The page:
COVID-19 reinfection FAQs
How to approach high-risk exposures in paramedics previously infected with SARS-CoV-2
By Casey Patrick, MD, FAEMS; and Robert Dickson, MD, FAEMS
As the first anniversary of the COVID-19 pandemic approaches, more questions have developed around the area of potential SARS-CoV-2 reinfection. It is currently unknown how long immunity lasts following infection, but past coronavirus literature suggests that prolonged protection is far from guaranteed.
Additionally, it is unclear if the presence of SARS-CoV-2 antibodies even ensures protection from the disease. This research, like the disease itself, is in its infancy. Over the past few weeks, the initial round of case reports of reinfection has begun rolling out for journal release. Below are the best answers to some practical questions regarding reinfection risk and COVID-19 exposure post-infection.
Can COVID-19 reinfection occur?
Data is accumulating that true reinfection can occur in SARS-CoV-2. In October, Lancet published one of the first U.S. reinfections in a 25-year-old male patient from Nevada . There were 48 days between his illnesses, and his second round was actually much worse than the initial (requiring hospitalization). Other case reports have shown timing between episodes of infection ranging from 63-143 days [2-5].
How are we sure this is reinfection and not relapse?
In all of these case reports, genomic analysis demonstrated different SARS-CoV-2 sequences between the initial infection and the second infection [1-5]. This genetic variation makes relapse of the initial virus highly unlikely. Additionally, all of these case report patients had negative PCR tests between illnesses, and none were immunocompromised.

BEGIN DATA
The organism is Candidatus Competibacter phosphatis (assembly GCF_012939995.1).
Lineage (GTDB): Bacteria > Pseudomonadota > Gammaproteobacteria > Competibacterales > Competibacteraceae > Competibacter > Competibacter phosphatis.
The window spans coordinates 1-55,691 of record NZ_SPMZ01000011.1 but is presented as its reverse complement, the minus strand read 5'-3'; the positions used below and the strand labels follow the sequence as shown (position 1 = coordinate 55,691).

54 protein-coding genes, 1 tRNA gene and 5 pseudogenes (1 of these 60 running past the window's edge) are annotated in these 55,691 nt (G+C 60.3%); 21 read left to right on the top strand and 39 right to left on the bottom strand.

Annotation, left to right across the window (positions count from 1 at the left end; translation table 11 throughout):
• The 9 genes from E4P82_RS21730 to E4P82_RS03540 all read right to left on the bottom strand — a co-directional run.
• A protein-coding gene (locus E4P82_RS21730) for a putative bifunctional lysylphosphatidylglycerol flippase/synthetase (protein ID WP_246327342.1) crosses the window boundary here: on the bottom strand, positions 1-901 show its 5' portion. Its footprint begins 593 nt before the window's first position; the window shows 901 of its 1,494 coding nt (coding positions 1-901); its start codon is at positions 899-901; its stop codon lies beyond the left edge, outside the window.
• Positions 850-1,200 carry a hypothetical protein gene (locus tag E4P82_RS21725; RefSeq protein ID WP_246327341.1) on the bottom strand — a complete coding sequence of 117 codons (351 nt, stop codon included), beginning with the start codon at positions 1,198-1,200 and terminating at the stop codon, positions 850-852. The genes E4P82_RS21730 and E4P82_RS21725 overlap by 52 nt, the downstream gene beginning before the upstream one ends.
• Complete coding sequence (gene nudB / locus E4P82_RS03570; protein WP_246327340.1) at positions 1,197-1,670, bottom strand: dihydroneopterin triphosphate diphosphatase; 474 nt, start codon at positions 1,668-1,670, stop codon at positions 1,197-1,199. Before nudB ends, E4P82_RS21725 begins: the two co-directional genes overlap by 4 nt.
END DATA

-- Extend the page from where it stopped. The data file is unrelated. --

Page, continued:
But the second infection was milder right?
Unfortunately, in two of the genetic sequence confirmed reinfection case reports, the secondary infection was, unfortunately, worse than the initial, and one even required hospitalization [1-5]. Antibody testing in these case reports was incomplete. More data is needed to determine if there is any utility in antibody screening protocols.
Does this mean SARS-CoV-2 is mutating?
These genomic differences between infections are useful to rule out latent infection/relapse, but they do not suggest mutation due to immune evasion. Immunologists still feel that vaccine candidates should match all circulating variants .
How should we approach high-risk exposures in a paramedic who previously had COVID-19?
Unfortunately, the most current data suggests that past infection does not reliably confer immunity and that reinfection can occur less than two months from the initial infection [2-5]. Additionally, the secondary infection has the potential to be clinically more severe than the initial illness. This evidence points to the safest approach being one of continued diligence following initial COVID-19 infection.
What exactly does continued diligence mean?